Chess is a great game. Its elegance and complexity and apparently limitless depth makes it compelling and endlessly intriguing. It clearly taps into something we find really, really fascinating. The game board is both entirely abstract and deeply metaphorical. If you don't want to call chess a work of art, then you're just being pedantic or snotty. How many artists have employed chess in their works? As a marker of intelligence? As a symbol of rivalry? Of friendship? As a metaphor for the futility of war, or its strategy and beauty? How many chess terms have entered popular vocabulary?

    Games are meaningful creative works. They've been around for a very long time and have long informed our popular consciousness, and video games are just another form. Games help people understand how simple ideas (i.e. rules) can interact in complex ways, or how complex ideas can interact in ultimately simple and exploitable ways, or how certain ideas will inevitably lead towards certain outcomes.

    When a great game comes to a climax, it is not because some animator somewhere really nailed an awesome cut scene. The climax of a great game involves a moment when all of the various rules come together in a way that reveals the meaning and depth of their interaction. In chess, this happens with a checkmate - a moment when the game comes to fruition, where the meaning of every previous move becomes clear, and when player actions intersect in a decisive moment.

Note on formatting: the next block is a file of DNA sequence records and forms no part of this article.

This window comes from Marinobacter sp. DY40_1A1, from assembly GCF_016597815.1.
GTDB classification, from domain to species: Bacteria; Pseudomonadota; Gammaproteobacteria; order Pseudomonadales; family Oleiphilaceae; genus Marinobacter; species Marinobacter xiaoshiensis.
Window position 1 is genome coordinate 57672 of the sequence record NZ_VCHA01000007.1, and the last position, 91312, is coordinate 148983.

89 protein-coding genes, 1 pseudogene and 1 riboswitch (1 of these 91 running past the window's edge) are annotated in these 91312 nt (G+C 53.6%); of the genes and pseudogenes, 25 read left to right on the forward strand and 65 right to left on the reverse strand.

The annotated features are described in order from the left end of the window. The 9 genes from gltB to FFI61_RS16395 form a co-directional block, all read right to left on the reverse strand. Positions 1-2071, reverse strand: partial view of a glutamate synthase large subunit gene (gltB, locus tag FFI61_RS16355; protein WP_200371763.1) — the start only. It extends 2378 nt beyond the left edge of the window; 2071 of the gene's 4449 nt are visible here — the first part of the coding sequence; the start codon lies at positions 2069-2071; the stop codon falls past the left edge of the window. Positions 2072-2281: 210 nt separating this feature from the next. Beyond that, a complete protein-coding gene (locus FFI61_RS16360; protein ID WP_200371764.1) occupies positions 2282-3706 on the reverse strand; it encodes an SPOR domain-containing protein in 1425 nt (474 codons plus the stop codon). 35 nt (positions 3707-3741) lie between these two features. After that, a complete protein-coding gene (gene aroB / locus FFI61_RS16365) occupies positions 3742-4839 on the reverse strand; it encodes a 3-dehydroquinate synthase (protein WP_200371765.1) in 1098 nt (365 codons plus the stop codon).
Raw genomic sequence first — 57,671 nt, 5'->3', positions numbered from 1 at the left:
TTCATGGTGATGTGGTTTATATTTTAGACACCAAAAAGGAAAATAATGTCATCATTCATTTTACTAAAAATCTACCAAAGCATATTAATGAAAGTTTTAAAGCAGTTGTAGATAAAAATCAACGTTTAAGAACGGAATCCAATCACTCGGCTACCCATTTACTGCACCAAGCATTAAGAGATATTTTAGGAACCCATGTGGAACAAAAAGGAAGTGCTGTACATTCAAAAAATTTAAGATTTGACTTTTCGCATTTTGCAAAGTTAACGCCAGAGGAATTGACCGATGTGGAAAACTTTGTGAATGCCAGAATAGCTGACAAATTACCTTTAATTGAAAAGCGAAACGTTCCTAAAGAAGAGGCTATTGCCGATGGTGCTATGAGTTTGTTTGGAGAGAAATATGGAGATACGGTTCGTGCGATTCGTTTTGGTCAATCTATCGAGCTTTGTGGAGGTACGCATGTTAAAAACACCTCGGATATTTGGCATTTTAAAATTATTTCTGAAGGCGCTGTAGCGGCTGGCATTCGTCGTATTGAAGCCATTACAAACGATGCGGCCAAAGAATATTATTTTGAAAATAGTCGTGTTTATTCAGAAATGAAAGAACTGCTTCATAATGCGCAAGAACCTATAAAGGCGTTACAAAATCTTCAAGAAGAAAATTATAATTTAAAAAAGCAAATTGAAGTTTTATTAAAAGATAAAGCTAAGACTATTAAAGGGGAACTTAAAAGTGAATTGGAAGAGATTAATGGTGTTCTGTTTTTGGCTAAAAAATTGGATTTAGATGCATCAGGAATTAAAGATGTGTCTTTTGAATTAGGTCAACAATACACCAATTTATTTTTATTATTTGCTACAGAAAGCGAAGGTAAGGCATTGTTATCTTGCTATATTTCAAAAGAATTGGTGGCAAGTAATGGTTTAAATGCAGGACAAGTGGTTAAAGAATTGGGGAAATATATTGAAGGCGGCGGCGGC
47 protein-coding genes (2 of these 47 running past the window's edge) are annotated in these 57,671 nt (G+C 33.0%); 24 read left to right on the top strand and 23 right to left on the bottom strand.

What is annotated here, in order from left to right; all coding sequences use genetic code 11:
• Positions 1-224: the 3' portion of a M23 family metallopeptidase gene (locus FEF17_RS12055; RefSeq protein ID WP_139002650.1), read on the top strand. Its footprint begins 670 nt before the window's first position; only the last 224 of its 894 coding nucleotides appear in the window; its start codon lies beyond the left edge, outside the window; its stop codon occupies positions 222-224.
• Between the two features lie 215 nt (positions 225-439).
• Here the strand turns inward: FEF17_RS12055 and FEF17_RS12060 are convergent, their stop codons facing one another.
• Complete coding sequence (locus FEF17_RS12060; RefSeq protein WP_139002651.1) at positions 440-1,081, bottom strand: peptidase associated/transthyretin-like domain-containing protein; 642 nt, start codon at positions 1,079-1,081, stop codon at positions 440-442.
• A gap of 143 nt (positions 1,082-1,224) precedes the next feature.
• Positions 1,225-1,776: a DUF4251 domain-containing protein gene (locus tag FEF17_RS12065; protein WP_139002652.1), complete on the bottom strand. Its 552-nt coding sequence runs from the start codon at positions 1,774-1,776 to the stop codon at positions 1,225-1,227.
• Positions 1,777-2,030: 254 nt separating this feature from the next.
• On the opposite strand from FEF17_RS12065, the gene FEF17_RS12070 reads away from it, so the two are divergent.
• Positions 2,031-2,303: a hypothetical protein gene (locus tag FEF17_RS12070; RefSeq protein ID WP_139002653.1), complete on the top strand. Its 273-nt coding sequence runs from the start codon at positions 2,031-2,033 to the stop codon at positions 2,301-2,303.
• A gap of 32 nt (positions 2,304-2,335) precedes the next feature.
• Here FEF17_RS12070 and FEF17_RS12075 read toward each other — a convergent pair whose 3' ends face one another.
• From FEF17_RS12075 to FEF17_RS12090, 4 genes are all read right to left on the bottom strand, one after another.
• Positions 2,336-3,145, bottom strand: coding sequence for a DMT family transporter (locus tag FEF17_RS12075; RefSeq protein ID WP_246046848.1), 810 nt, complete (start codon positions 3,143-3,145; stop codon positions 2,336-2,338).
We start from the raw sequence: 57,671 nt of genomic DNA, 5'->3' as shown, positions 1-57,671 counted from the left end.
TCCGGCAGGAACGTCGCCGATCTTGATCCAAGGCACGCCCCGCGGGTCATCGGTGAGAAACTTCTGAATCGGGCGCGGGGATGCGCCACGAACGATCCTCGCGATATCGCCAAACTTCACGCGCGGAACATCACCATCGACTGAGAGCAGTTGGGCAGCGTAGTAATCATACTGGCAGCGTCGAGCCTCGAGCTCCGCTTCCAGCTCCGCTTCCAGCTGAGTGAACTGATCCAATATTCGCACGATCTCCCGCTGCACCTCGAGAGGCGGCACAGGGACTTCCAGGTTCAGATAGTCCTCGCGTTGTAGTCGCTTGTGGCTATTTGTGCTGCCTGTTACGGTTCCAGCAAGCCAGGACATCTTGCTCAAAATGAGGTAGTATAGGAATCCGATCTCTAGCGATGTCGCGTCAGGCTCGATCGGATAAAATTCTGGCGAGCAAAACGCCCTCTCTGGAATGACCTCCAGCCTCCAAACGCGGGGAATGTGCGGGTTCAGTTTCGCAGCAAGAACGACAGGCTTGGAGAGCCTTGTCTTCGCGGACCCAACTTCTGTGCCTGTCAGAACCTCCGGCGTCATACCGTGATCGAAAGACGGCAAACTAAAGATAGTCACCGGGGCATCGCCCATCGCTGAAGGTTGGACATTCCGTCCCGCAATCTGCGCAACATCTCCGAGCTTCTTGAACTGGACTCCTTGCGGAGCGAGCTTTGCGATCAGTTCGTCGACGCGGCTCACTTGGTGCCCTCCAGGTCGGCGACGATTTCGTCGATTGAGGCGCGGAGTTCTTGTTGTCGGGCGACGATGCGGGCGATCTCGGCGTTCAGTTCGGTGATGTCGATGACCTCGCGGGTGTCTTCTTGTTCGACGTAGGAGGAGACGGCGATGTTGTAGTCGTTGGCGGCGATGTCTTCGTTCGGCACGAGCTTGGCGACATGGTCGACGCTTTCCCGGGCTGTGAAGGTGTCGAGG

This is why Roger Ebert doesn't give a shit about games: because he doesn't play them. You can't understand games without playing them. You can't have someone sit you down and try to explain Flower with a powerpoint presentation. Games are about learning, not experiencing. When you play a game, you're learning it, and you're playing for those great "Oh" moments where something emerges out of the rules that you didn't expect or couldn't appreciate without seeing those rules in action. Some games do this once or very few times (such as "Train" or "Passage") but are nonetheless great. Other games do this many times (such as Chess).

    It's really frustrating to see essays like Ebert's. It's not because he upsets me (who cares?), but because gamers everywhere insist on ruminating about the "future of games" when in reality games are old as hell. Video games have done some great new things with them, but games are still games, and there's absolutely no reason to defend them when they've done a great job being important parts of our culture for the past few thousand years.

    src, http://www.forumopolis.com/showpost.php?p=3306484&postcount=150 [forumopolis.com]

  • by Syberz (1170343) on Wednesday March 16, 2011 @09:15AM (#35502844) Homepage